Thursday, April 19, 2012

Don't Be a Serial Killer

Newspaper style generally eschews the serial comma. I'm fine with that. Toast, juice, milk and Trix. But sometimes that comma is useful. If I write about a city's departments of housing, parks and recreation and well-being, do I mean there's a department of parks and recreation or a department of recreation and well-being? And what if my series consists of three or four full sentences? For many serial-comma-phobic journalists, the answer to those questions tends to be: Semicolons! Ugly, unwieldy semicolons. Clearly, those journalists did not actually read the stylebook to which they are slavishly devoted. AP specifically says that the serial comma is needed in those cases.
IN A SERIES: Use commas to separate elements in a series, but do not put a comma before the conjunction in a simple series: The flag is red, white and blue. He would nominate Tom, Dick or Harry.

Put a comma before the concluding conjunction in a series, however, if an integral element of the series requires a conjunction: I had orange juice, toast, and ham and eggs for breakfast.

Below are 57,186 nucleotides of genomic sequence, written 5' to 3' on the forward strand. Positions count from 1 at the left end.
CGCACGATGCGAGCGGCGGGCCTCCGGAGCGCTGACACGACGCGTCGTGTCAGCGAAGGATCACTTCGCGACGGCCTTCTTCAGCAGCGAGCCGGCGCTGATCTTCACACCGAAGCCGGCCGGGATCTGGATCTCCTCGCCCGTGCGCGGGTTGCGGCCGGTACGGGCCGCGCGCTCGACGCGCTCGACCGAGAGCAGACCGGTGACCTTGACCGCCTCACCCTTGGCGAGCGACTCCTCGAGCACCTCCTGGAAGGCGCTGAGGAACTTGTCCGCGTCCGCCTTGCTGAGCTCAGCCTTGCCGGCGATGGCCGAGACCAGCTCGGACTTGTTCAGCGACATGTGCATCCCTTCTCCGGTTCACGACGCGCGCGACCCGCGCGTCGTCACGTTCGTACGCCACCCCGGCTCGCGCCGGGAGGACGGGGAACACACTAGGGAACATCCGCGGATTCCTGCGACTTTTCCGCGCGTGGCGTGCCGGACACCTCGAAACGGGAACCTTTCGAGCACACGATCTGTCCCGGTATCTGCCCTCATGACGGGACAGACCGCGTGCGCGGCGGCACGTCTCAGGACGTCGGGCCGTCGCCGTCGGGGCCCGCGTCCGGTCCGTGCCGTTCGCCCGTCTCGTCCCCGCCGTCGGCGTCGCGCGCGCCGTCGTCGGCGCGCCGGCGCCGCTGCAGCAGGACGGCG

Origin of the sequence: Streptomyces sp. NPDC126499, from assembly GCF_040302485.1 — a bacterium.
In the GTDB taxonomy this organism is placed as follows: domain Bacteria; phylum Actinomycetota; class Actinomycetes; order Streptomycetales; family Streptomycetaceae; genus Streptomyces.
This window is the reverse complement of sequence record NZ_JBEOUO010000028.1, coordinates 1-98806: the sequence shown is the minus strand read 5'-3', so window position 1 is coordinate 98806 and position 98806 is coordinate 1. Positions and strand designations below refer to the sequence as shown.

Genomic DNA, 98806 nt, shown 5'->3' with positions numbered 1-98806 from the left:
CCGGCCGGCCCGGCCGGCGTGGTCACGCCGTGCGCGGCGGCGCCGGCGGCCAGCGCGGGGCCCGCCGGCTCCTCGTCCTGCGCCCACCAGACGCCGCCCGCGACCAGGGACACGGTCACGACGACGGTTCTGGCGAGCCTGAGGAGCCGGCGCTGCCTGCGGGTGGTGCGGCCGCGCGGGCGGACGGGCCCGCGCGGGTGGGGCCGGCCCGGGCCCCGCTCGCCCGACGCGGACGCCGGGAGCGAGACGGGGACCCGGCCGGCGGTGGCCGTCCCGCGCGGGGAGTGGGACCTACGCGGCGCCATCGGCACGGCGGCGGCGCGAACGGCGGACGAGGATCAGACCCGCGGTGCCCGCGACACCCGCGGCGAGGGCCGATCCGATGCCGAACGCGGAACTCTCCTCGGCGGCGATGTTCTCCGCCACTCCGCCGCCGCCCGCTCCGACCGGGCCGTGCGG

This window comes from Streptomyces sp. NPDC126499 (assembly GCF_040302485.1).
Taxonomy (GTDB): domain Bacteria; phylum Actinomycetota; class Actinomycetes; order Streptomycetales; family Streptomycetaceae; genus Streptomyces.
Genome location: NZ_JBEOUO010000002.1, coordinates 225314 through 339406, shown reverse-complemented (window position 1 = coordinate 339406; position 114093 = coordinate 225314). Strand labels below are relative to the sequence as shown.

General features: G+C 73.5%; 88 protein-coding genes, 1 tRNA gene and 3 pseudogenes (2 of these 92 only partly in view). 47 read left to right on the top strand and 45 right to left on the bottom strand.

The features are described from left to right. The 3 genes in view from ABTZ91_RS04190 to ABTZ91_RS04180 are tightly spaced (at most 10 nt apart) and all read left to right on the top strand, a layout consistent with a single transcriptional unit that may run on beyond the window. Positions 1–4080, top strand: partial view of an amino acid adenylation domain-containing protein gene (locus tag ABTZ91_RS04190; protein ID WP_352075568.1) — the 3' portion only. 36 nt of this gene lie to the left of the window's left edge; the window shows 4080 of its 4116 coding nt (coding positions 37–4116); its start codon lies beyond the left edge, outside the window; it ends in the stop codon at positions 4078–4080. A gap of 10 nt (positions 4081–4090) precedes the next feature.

Use a comma also before the concluding conjunction in a complex series of phrases: The main points to consider are whether the athletes are skillful enough to compete, whether they have the stamina to endure the training, and whether they have the proper mental attitude.

So it's The departments of housing, parks and recreation, and well-being, not the departments of housing; parks and recreation; and well-being. Once one of the elements in a series includes a comma, then you want those ugly, unwieldy semicolons: The committees on appropriations; health, education and welfare; and labor.

Monday, April 16, 2012


I am back from New Orleans and the 16th national conference of the American Copy Editors Society. You should have been there.

A few people expressed interest in getting their hands on the PowerPoint presentation that I used in hopes that nobody would look at me during my "Tiny Acts of Elegance" session. I don't think the visuals are all that useful without my accompanying blather, but I aim to please. You can download the file here, at least until the bitching about my last-minute typos causes me to take my ball and go home.